Parents 'should pressure' schools on food hygiene
Parents should put pressure on schools which have a low rating of food hygiene standards, says a consumer watchdog.
Consumer Focus Wales said as schools prepared to reopen next week, latest figures show 48 education premises had low Food Standard Agency ratings.
It has called for more transparency about why a low rating is given for food hygiene and urged parents to demand improvements where necessary.
Councils said the issues were being tackled.
Consumer Focus Wales revealed the figures ahead of youngsters returning to school after the summer break.
The wider issue of food hygiene was highlighted again in August after an outbreak of E. coli in south east Wales that led to nine food poisoning cases, and an left a further nine under investigation.
A Cardiff takeaway at the centre of the investigation reopened last week.
The outbreak prompted calls for restaurants and takeaways to be forced to display food hygiene ratings.
There are about 2,000 schools across Wales, not counting private nurseries and play groups.
Consumer Focus Wales said parents should check the hygiene rating of their local school and ask for details if the premises land a Food Hygiene Standard rating of two or below.
It said the 48 education premises currently listed with that rating included schools, colleges, nurseries and playgroups.
A quarter of the premises, 12, were based in the Cardiff area, while 11 were in north Wales. Six of the schools were in Newport and five were in Rhondda Cynon Taf.
Consumer Focus Wales policy head Liz Withers said: "There can be no excuses for them failing the vulnerable groups of children and young people they serve.
"While we are not saying parents shouldn't let their children have school dinners or snacks this coming term, we encourage those whose local school, college or nursery requires improvements to put pressure on them and the local authority to raise food safety standards.
"They can do this by demanding information about what action will be taken to improve the rating and to see inspection reports from environmental health officers in order to find out the reasons behind these poor ratings."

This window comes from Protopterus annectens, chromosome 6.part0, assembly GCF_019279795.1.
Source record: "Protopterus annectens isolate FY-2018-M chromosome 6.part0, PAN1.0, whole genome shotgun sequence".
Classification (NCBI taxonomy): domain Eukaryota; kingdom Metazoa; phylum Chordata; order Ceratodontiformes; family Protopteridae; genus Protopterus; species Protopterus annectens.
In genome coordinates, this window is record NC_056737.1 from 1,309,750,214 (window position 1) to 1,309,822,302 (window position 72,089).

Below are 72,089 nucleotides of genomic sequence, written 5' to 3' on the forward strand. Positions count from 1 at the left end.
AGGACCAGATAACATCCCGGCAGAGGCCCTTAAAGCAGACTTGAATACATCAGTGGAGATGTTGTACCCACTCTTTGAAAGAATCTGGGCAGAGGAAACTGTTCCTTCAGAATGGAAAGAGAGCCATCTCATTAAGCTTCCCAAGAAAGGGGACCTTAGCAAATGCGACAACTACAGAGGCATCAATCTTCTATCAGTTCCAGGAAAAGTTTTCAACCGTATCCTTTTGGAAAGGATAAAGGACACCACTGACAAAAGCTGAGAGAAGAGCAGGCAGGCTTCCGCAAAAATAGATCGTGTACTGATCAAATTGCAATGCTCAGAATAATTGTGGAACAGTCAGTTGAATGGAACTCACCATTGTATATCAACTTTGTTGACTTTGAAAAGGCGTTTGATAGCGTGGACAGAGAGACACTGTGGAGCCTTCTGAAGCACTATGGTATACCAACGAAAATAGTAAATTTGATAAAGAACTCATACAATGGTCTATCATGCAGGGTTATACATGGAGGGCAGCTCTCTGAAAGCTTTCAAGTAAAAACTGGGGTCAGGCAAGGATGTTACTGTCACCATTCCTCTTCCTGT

Professor Hugh Pennington, who headed a 2009 inquiry into an E. Coli outbreak in schools in the south Wales valleys, told BBC Radio Wales it was "disappointing" there was a problem with a small number of schools but he said the majority did a good job.
"The whole point of having this system is attention is drawn to somewhere that needs action," he added.
"A kitchen that scores one - the lowest rating you are still allowed to operate under - needs major major action and a two needs action.
"It might be the need for better premises, it might be they need more staff, some of the staff need more training - those are the sort of things that will be being discussed.
"It is an ongoing process which I think should reassure parents. These schools that are not scoring as well as they should are under a pretty close microscope."
A Cardiff Council spokesperson said: "The food hygiene rating reports received by Cardiff council reflect the fabric of the buildings which were inspected as well as food safety management issues.
"Cardiff Catering, which supplies meals at these premises, takes these matters very seriously and is working to ensure all food safety requirements are met."
Newport council said "structural issues" highlighted by inspection of one premises in its area were being resolved this month.
Issues at other premises had been dealt with as quickly as the day following inspection, a spokesperson said.